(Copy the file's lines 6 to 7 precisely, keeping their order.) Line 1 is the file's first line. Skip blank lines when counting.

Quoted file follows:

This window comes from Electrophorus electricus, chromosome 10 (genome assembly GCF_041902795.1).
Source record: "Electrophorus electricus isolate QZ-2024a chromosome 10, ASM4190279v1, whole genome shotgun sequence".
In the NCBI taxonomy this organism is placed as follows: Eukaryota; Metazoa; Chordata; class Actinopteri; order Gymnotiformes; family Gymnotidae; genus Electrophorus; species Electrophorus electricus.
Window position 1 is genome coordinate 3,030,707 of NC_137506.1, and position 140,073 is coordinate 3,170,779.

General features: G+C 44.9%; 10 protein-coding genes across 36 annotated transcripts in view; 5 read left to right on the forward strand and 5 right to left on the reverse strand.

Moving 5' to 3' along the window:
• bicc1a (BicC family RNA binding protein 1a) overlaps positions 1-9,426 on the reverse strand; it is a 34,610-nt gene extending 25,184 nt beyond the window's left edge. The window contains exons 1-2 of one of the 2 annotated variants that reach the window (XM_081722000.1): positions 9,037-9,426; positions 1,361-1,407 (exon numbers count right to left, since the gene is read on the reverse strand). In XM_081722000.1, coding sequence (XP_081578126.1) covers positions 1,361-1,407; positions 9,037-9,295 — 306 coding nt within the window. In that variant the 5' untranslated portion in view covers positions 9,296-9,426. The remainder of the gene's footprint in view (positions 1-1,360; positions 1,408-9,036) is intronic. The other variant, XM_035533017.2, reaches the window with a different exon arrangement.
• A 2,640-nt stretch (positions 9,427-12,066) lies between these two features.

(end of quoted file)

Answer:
Moving 5' to 3' along the window:
• bicc1a (BicC family RNA binding protein 1a) overlaps positions 1-9,426 on the reverse strand; it is a 34,610-nt gene extending 25,184 nt beyond the window's left edge. The window contains exons 1-2 of one of the 2 annotated variants that reach the window (XM_081722000.1): positions 9,037-9,426; positions 1,361-1,407 (exon numbers count right to left, since the gene is read on the reverse strand). In XM_081722000.1, coding sequence (XP_081578126.1) covers positions 1,361-1,407; positions 9,037-9,295 — 306 coding nt within the window. In that variant the 5' untranslated portion in view covers positions 9,296-9,426. The remainder of the gene's footprint in view (positions 1-1,360; positions 1,408-9,036) is intronic. The other variant, XM_035533017.2, reaches the window with a different exon arrangement.